process/event/phenomenon within the world-system ensemble of relations,
depends on its significance in the unfolding of the capitalist conjuncture,
i.e. the forward momentum of class struggle, at any one moment in time. I
have no ideological commitment to Gaia, but I see that important and
probably the overdetermining momenta of this epoch (the epoch of declining,
crisis-ridden capitalism), are these (a) climate change; (b) energy famines
and (c) what Marx called the production of relative surplus population in
conditions of (d) exponential increases in labour-productivity and the
expulsion of labour from production, together with the massive
over-production of capitalism, increase of the reserve army of labour on a
world scale, and its immiseration.

I do not think that the role, function, existence and place of the state,
and the analysis of the state-form, is any less important than before, but
how we analyse the state depends on how we first analyse and reconstruct as
theoretical objects/models, the overdetermining momenta.

Ø There may well come a point, as
> started to happen in the late 1970s, when the imperialists will become big
> sponsors and promoters of fuel efficiency, alternative fuels, etc. etc.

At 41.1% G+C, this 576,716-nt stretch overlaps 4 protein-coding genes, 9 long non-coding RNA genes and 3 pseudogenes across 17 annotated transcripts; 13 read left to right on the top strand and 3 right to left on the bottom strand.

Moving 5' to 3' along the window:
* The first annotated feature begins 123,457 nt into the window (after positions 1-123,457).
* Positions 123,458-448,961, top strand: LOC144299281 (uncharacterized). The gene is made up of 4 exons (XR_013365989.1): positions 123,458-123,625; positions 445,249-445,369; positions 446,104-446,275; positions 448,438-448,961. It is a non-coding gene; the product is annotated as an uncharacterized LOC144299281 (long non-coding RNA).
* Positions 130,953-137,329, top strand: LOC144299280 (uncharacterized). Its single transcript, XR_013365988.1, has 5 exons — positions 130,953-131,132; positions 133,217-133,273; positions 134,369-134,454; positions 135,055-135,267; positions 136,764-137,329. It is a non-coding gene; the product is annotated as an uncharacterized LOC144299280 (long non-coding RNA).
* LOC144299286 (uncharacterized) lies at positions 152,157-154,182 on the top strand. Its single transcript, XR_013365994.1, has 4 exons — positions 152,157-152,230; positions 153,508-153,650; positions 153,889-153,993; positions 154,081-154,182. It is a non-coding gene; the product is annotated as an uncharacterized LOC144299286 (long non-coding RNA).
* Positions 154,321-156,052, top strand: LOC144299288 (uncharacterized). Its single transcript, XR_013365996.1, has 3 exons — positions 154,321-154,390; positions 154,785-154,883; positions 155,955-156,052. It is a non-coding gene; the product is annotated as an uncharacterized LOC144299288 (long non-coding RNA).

> etc., all as part of this conflict. Viewing things on an environmental
> as you are doing, and not on a social and political axis, i.e., on a CLASS
> basis,is a political mistake, for capitalism cannot be overthrown except
Ø an alliance of the workers and oppressed peoples of the world.

Except that a Marxist analysis of the capitalist conjuncture is exactly what
I am making. The 'environmental axis' is merely a __form of appearance__ of
capitalist crisis, but like every epiphenomenon if has to be analysed in its
own terms.

> There is no such thing as "the final crisis of capitalism," there is NO
> CRISIS from which capitalism cannot recover given half a chance.

This is arguable, I think. This kind of ex-cathedra proves only that you
have strongly-held opinions. I believe there is a weight of evidence about
growing energy-famines for it to be clear that this is a specific crisis
which capitalism must overcome. It has been trying to overcome it for three
decades, without any success at all. If it cannot succeed, then it
(capitalism) will certainly not survive in its present form, because the
effect of oil price-spikes is to devalue a huge mass of existing capital,
making renewed valoristion much harder, and creating huge and general
systemic crises. If it cannot find a way out of that impasse it will be

Mark Jones